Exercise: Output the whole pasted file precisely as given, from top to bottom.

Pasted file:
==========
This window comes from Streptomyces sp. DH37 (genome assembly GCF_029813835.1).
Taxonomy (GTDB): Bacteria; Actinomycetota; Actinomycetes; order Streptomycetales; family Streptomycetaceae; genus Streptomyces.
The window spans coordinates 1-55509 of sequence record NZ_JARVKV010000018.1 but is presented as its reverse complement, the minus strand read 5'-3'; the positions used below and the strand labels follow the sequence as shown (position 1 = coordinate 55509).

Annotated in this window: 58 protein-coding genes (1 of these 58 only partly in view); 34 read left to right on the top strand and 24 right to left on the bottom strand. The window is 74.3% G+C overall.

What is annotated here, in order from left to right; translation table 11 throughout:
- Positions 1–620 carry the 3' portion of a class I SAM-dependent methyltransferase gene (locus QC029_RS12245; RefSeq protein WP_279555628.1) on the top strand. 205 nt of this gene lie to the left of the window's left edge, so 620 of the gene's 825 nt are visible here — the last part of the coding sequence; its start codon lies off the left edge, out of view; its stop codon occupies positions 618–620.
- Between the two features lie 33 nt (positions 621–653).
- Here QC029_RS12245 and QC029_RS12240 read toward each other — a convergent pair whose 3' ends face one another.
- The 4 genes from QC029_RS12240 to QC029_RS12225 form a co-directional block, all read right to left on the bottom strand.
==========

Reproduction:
This window comes from Streptomyces sp. DH37 (genome assembly GCF_029813835.1).
Taxonomy (GTDB): Bacteria; Actinomycetota; Actinomycetes; order Streptomycetales; family Streptomycetaceae; genus Streptomyces.
The window spans coordinates 1-55509 of sequence record NZ_JARVKV010000018.1 but is presented as its reverse complement, the minus strand read 5'-3'; the positions used below and the strand labels follow the sequence as shown (position 1 = coordinate 55509).

Annotated in this window: 58 protein-coding genes (1 of these 58 only partly in view); 34 read left to right on the top strand and 24 right to left on the bottom strand. The window is 74.3% G+C overall.

What is annotated here, in order from left to right; translation table 11 throughout:
- Positions 1–620 carry the 3' portion of a class I SAM-dependent methyltransferase gene (locus QC029_RS12245; RefSeq protein WP_279555628.1) on the top strand. 205 nt of this gene lie to the left of the window's left edge, so 620 of the gene's 825 nt are visible here — the last part of the coding sequence; its start codon lies off the left edge, out of view; its stop codon occupies positions 618–620.
- Between the two features lie 33 nt (positions 621–653).
- Here QC029_RS12245 and QC029_RS12240 read toward each other — a convergent pair whose 3' ends face one another.
- The 4 genes from QC029_RS12240 to QC029_RS12225 form a co-directional block, all read right to left on the bottom strand.